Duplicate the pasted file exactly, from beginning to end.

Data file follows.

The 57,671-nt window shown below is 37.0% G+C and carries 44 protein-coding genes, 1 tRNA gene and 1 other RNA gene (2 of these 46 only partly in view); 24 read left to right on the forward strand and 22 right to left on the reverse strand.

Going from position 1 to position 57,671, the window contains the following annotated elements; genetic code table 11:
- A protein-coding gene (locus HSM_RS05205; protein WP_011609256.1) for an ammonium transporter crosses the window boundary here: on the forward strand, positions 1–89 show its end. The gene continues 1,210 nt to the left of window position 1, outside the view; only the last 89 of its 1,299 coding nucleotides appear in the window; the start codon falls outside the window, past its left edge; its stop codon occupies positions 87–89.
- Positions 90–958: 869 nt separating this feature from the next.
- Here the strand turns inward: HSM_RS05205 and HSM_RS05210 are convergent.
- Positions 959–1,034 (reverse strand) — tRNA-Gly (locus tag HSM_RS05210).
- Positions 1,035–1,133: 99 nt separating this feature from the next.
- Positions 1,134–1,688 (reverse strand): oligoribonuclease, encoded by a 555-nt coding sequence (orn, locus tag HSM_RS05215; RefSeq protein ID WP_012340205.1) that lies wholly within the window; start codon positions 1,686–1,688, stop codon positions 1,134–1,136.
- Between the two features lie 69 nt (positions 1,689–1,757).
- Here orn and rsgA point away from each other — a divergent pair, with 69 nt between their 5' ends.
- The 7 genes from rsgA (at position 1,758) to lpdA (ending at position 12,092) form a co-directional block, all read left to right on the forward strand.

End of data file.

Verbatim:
The 57,671-nt window shown below is 37.0% G+C and carries 44 protein-coding genes, 1 tRNA gene and 1 other RNA gene (2 of these 46 only partly in view); 24 read left to right on the forward strand and 22 right to left on the reverse strand.

Going from position 1 to position 57,671, the window contains the following annotated elements; genetic code table 11:
- A protein-coding gene (locus HSM_RS05205; protein WP_011609256.1) for an ammonium transporter crosses the window boundary here: on the forward strand, positions 1–89 show its end. The gene continues 1,210 nt to the left of window position 1, outside the view; only the last 89 of its 1,299 coding nucleotides appear in the window; the start codon falls outside the window, past its left edge; its stop codon occupies positions 87–89.
- Positions 90–958: 869 nt separating this feature from the next.
- Here the strand turns inward: HSM_RS05205 and HSM_RS05210 are convergent.
- Positions 959–1,034 (reverse strand) — tRNA-Gly (locus tag HSM_RS05210).
- Positions 1,035–1,133: 99 nt separating this feature from the next.
- Positions 1,134–1,688 (reverse strand): oligoribonuclease, encoded by a 555-nt coding sequence (orn, locus tag HSM_RS05215; RefSeq protein ID WP_012340205.1) that lies wholly within the window; start codon positions 1,686–1,688, stop codon positions 1,134–1,136.
- Between the two features lie 69 nt (positions 1,689–1,757).
- Here orn and rsgA point away from each other — a divergent pair, with 69 nt between their 5' ends.
- The 7 genes from rsgA (at position 1,758) to lpdA (ending at position 12,092) form a co-directional block, all read left to right on the forward strand.